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[+] score: 3
For example, both stands of miR-10 are expressed in D. melanogaster and the beetle Tribolium castaneum, with the dominant mature microRNA switched between the two species [19], [20]. [score:3]
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[+] score: 2
Interestingly, mir-10, located between Dfd and Scr (top panel) also appears to be under direct control of Zld. [score:2]
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[+] score: 2
Most of the fly ≥70% full length homologs exhibit blocks of ≥7 nt identity at the 5′ end except the following 10: dme-miR-10, dme-miR-100, dme-miR-263a, dme-miR-263b, dme-miR-954, dme-miR-966, dme-miR-1009, dme-miR-1010, dme-miR-iab-4-3p and dme-miR-iab4as-3p. [score:1]
8 of the 40 Drosophila miRNAs with ≥70% homologous sequences in humans show extensive overall similarity with 5′ mismatches: dme-miR-8 with hsa-miR-141 and hsa-miR-200a, dme-miR-10 with hsa-miR-100 and hsa-miR-99a, dme-miR-100 with hsa-miR-10a and hsa-miR-10b, dme-miR-125 with hsa-miR-10a and hsa-miR-10b, dme-miR263a with hsa-miR-183, dme-miR-263b with hsa-miR-183, dme-miR-306 with hsa-miR-873, and dme-miR-993 with hsa-miR-100*. [score:1]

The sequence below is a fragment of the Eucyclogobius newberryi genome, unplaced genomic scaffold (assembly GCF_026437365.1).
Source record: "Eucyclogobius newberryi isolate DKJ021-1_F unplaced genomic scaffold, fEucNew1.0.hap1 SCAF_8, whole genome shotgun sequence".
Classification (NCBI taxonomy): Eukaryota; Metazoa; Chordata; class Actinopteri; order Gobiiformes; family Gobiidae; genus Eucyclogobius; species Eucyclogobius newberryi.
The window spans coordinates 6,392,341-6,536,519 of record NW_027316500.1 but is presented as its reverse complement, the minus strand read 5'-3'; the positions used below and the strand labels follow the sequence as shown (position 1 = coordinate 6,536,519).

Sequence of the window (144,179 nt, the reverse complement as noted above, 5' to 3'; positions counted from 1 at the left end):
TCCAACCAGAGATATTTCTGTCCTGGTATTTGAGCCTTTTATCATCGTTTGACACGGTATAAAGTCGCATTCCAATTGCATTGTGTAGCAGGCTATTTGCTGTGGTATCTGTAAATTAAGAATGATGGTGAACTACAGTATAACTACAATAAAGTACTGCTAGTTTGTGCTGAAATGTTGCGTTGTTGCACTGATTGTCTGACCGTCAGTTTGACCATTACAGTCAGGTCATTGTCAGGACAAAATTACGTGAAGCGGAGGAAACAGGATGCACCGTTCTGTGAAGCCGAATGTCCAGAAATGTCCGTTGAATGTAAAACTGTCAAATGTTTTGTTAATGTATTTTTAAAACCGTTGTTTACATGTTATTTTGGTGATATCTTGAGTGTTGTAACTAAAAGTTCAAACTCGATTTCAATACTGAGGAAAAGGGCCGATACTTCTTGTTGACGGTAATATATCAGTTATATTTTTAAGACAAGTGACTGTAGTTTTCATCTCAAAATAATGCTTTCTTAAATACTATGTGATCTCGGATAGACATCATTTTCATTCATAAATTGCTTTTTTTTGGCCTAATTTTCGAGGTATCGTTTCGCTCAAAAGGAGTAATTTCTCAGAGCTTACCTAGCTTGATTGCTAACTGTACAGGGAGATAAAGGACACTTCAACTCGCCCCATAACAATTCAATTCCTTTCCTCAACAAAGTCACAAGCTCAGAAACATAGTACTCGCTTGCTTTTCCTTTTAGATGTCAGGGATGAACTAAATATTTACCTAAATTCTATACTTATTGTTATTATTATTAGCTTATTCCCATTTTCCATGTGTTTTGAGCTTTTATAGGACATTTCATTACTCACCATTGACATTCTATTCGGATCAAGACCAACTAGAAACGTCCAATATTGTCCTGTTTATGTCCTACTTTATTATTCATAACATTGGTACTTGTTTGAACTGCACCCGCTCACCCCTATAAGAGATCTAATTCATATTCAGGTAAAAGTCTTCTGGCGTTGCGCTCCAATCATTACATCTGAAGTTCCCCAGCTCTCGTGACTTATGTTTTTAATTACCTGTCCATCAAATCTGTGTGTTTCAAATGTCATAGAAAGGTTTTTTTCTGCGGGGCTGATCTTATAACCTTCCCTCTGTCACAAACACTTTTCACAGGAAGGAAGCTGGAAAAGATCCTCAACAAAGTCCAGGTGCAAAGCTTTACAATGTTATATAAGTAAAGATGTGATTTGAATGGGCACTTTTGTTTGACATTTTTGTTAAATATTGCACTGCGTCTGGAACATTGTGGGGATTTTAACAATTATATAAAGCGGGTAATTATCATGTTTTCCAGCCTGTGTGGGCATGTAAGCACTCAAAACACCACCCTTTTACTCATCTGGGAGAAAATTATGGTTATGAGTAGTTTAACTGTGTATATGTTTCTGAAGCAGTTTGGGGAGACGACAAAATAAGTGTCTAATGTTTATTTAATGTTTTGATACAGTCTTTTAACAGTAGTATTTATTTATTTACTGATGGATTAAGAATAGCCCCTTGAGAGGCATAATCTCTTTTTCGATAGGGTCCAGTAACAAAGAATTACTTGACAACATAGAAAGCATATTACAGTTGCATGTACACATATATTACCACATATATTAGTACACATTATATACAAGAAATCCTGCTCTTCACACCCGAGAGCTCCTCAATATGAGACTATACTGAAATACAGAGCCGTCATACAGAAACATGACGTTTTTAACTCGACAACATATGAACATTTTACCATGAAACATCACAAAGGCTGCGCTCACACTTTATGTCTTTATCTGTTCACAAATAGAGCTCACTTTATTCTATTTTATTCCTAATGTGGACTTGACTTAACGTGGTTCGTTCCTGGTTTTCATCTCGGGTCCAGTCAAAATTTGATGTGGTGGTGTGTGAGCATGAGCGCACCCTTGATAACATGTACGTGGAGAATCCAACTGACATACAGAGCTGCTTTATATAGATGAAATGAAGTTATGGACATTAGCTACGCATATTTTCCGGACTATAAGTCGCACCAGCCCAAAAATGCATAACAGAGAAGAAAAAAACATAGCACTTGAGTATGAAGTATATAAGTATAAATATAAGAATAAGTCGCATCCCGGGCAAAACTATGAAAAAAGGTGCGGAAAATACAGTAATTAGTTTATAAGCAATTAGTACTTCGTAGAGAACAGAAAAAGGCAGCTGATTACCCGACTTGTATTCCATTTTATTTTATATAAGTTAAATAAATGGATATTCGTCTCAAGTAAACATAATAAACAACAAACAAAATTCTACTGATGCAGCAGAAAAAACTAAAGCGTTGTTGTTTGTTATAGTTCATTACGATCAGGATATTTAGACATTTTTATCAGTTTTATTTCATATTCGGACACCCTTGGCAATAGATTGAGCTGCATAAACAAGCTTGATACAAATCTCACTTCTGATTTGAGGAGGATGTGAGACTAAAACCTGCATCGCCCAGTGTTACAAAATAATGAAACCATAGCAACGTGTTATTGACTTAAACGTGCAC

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[+] score: 2
These genes correspond to the fly genes abd-A and Abd-B. As in the case of miR10, a miRNA gene is found at a similar location in arthropods, though the primary sequence of the miRNA genes differ between the two lineages. [score:1]
The conserved miR-10 miRNA lies between the Drosophila Hox genes Deformed and Sex-comb-reduced. [score:1]
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[+] score: 1
Some of the miRNAs (miR-8, miR-9a, miR-10, miR-71, miR-252, miR-276, miR-281) are represented by both strands,-3p and-5p, as was also observed in the previous N6 library [14]. [score:1]
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[+] score: 1
Two pre-miRNAs only identified mature miRNAs on the star (*) arm (mir-10, mir-285). [score:1]
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[+] score: 1
These included the MIR-92 and MIR-10 families, which are also highly adenylated in early embryos of T. castaneum [17]. [score:1]
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[+] score: 1